On October 29, 2019, the Government of Alberta introduced Bill 19, the Technology Innovation and Emissions Reduction Implementation Act, and Order in Council 213/2019, establishing the Technology Innovation and Emissions Reduction Implementation Regulation (“Regulation”). Bill 19 and the Regulation are aimed to facilitate implementation of the new Technology Innovation and Emissions Reduction (“TIER”) system. The Government’s stated intent for the TIER system is to reduce greenhouse gas emissions while protecting Alberta’s regulatory autonomy from federal intervention.

Bill 19 and the Regulation are proposed to come into force on January 1, 2020, except for certain sections.

Overview of Bill 19 and the Regulation

Bill 19 sets out the framework for the TIER system and the Regulation provides the processes and further detail on how the new scheme will be implemented.

In general terms, TIER will apply to facilities that emitted 100,000 tonnes or more of CO2 in 2016 or onward. These facilities will receive a specific benchmark to meet based on their past emissions.  They must then reduce their emissions by 10% in their first compliance year, plus an additional one percent each year thereafter. The Government will apply a $30/tonne carbon price on emissions.

Electricity generators have a different requirement: if they emit more than 100,000 tonnes of CO2 per year, they must comply with the benchmark of 0.37 tonnes of CO2 per megawatt-hour.

Facilities that will be subject to the TIER program can meet their obligations by:

  • reducing emissions to the prescribed level;
  • using credits from facilities that exceeded their reduction targets;
  • using emission offsets from organizations which, although not regulated by TIER, have voluntarily reduced their emissions; or
  • paying into the Technology Innovation and Emissions Reduction Fund (“TIER Fund”), which is essentially the Climate Change and Emissions Management Fund with a new name.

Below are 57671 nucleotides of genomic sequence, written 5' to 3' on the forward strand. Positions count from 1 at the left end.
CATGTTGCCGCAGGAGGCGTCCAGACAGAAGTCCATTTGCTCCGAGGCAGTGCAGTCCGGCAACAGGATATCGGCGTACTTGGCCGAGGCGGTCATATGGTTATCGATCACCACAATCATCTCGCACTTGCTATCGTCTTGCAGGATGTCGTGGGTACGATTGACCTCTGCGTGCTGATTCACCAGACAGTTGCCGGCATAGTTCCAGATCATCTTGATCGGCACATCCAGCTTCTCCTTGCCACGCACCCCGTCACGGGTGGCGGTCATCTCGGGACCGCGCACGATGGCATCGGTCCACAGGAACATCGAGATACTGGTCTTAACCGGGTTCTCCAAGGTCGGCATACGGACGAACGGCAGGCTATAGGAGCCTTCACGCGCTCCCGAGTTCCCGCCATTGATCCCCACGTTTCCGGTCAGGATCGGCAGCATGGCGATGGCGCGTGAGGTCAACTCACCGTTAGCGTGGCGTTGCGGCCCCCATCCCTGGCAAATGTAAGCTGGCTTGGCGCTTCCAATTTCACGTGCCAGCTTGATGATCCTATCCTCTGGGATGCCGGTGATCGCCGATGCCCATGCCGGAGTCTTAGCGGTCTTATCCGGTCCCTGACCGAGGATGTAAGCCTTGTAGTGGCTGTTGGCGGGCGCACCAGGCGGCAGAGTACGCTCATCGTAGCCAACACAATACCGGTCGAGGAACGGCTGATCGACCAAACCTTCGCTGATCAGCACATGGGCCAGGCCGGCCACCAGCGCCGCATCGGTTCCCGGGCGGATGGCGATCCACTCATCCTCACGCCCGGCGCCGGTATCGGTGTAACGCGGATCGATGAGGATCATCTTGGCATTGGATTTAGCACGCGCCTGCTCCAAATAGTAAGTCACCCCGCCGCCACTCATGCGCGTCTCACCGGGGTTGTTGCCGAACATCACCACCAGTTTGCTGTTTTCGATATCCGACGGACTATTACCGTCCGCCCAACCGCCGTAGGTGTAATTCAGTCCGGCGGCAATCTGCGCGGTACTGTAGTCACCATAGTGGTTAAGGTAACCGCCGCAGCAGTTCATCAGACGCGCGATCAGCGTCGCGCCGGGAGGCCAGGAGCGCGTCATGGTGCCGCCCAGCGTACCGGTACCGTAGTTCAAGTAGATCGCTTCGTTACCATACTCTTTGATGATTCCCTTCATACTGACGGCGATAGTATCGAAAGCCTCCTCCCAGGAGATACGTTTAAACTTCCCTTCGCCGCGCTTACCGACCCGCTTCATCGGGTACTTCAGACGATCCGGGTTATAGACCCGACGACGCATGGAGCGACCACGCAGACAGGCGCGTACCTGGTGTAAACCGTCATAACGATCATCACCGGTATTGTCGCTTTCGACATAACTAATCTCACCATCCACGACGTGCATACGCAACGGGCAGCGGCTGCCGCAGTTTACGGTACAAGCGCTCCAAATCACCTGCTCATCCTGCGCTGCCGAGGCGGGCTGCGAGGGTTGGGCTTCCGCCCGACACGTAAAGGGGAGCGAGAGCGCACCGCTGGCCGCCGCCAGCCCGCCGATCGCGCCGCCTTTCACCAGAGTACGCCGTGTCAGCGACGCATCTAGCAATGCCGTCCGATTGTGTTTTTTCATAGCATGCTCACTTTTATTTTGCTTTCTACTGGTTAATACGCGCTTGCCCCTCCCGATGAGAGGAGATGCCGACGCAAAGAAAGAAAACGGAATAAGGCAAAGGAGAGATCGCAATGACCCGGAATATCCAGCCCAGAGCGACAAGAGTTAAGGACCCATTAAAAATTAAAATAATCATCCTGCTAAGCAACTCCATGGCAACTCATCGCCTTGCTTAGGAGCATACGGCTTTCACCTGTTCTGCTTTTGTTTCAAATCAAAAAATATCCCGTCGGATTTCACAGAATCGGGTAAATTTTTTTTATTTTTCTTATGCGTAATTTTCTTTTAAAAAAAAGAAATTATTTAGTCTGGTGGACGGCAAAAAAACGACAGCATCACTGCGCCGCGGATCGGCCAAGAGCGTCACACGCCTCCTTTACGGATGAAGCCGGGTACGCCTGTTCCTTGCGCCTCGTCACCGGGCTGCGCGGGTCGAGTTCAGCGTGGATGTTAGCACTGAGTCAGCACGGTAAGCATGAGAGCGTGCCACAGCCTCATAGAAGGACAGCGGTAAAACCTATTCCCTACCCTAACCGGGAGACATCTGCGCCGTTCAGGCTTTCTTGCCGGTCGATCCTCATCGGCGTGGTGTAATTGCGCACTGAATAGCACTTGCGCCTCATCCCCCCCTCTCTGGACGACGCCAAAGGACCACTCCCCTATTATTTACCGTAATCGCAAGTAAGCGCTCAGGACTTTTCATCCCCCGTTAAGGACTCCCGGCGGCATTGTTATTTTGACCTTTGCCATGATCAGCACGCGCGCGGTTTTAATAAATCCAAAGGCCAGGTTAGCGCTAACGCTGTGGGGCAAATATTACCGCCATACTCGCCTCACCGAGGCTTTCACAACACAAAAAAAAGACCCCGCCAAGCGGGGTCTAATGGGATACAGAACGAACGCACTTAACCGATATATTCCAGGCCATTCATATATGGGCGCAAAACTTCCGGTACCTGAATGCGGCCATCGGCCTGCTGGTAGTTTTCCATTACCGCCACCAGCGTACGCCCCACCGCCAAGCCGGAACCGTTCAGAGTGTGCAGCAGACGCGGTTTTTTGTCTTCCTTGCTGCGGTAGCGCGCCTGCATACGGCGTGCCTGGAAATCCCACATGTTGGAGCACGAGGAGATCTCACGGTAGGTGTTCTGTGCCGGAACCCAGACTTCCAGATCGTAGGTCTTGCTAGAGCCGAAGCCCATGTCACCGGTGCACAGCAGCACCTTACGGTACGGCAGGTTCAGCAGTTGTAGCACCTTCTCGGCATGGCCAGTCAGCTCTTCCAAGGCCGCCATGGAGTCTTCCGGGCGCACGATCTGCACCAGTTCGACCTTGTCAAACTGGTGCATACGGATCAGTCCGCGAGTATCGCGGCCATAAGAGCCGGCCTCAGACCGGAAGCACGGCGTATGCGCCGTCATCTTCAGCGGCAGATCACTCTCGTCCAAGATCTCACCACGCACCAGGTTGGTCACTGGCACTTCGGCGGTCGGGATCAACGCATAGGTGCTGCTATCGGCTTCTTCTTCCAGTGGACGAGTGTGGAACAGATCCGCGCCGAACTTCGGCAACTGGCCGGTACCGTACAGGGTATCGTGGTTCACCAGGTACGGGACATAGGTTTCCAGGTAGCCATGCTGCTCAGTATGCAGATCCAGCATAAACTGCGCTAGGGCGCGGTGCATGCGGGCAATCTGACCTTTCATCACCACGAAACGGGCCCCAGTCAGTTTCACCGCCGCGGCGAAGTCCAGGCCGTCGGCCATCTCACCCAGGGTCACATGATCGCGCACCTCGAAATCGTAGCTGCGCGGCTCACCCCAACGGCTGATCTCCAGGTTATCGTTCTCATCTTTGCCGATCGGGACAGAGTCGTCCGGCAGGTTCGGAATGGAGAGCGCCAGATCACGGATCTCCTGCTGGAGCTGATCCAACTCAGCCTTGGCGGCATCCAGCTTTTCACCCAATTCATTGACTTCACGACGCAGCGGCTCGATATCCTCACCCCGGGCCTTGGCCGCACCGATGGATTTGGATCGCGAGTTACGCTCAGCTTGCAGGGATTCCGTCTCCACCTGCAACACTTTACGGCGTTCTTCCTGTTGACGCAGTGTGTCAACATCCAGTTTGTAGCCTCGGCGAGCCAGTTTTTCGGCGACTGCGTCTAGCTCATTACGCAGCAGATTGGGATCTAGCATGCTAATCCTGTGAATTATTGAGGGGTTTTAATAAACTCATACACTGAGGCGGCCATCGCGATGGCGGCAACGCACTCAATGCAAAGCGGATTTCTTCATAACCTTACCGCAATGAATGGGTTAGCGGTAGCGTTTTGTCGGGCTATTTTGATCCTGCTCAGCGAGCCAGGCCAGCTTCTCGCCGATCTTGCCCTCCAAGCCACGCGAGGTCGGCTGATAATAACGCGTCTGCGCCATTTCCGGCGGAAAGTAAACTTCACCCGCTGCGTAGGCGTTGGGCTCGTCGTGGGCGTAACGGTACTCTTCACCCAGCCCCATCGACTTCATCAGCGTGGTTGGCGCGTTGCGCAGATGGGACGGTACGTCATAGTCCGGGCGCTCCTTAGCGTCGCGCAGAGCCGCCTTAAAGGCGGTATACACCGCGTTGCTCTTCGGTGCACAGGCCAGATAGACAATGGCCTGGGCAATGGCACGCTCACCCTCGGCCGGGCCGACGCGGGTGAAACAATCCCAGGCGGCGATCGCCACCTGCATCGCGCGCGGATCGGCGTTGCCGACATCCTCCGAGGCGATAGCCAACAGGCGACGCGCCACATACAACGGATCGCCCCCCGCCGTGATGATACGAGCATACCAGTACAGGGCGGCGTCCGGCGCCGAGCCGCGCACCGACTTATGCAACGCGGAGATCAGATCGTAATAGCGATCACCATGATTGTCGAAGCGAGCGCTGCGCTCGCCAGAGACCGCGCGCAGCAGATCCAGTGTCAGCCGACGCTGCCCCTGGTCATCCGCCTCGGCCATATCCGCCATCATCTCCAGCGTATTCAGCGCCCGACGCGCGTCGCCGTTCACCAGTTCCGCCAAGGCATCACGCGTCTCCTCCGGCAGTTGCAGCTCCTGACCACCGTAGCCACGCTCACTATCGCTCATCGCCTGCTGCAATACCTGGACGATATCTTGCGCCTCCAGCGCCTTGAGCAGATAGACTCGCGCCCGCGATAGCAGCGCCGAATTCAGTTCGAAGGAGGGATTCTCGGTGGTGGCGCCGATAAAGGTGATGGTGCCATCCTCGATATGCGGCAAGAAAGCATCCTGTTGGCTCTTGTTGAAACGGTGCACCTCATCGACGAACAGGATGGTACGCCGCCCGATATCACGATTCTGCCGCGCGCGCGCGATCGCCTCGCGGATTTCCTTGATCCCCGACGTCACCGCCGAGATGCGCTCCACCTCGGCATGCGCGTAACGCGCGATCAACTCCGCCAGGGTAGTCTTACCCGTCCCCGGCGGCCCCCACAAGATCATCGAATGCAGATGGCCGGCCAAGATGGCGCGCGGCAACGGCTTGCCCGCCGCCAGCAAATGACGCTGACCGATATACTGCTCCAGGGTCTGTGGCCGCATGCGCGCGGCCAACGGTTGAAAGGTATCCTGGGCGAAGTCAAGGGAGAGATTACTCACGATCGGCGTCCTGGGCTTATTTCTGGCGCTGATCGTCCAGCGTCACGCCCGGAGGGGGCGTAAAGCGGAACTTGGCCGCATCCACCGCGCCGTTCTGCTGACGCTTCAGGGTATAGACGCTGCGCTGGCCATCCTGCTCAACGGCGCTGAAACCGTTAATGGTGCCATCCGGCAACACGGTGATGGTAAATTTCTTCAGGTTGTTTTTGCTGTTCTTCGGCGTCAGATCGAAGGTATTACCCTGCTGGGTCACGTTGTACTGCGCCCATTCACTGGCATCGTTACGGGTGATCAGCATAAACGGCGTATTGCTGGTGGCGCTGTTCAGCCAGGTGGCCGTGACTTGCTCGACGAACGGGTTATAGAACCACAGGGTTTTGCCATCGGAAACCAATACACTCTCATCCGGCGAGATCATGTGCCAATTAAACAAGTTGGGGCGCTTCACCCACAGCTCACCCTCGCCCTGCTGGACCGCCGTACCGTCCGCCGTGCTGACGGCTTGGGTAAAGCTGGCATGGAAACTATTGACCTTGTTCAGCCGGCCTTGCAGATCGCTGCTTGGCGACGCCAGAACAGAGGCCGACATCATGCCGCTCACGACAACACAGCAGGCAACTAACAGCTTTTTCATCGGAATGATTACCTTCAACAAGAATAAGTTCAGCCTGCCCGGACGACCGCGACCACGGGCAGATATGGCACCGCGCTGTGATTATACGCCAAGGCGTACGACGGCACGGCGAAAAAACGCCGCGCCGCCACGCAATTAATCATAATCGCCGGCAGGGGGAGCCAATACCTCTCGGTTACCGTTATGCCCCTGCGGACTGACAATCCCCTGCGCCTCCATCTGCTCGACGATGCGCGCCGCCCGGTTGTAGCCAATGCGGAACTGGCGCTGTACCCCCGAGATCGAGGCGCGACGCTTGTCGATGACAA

Further, facilities subject to the TIER program will have the following reporting requirements:

  • Yearly compliance reports that must, among other things, confirm the facility has not exceeded its allowable emissions per year, and be verified by a third party assurance provider;
  • Forecasting reports in the case of facilities that emitted one million tonnes or more of CO2 per year.  Forecasting reports must include a forecast of the facility’s total regulated emissions for the following year;
  • Emissions reduction plan reports are required where a facility has received cost containment designation under the Compliance Cost Containment Program.  This program is intended to provide transitional support to facilities experiencing economic hardship as a result of compliance costs. Where a facility has applied for and received cost containment designation, it must submit an emissions reduction plan report that includes financial statements and any benefits received under a government initiative.  Facilities with a cost containment designation will be reviewed annually to assess if the economic hardship remains pursuant to the defined criteria.

It is advisable for facilities captured under the TIER system to assess their potential new reporting obligations.

Opt In and Aggregate Provisions

Conventional oil and gas facilities that emit less than 100,000 tonnes of CO2 may apply to opt into the TIER program in the manner provided for under the Regulation.

A party that owns two or more facilities will be able to apply to have the facilities regulated together under TIER as an aggregate. Under this arrangement, the facilities are treated as one unit to streamline the regulatory process.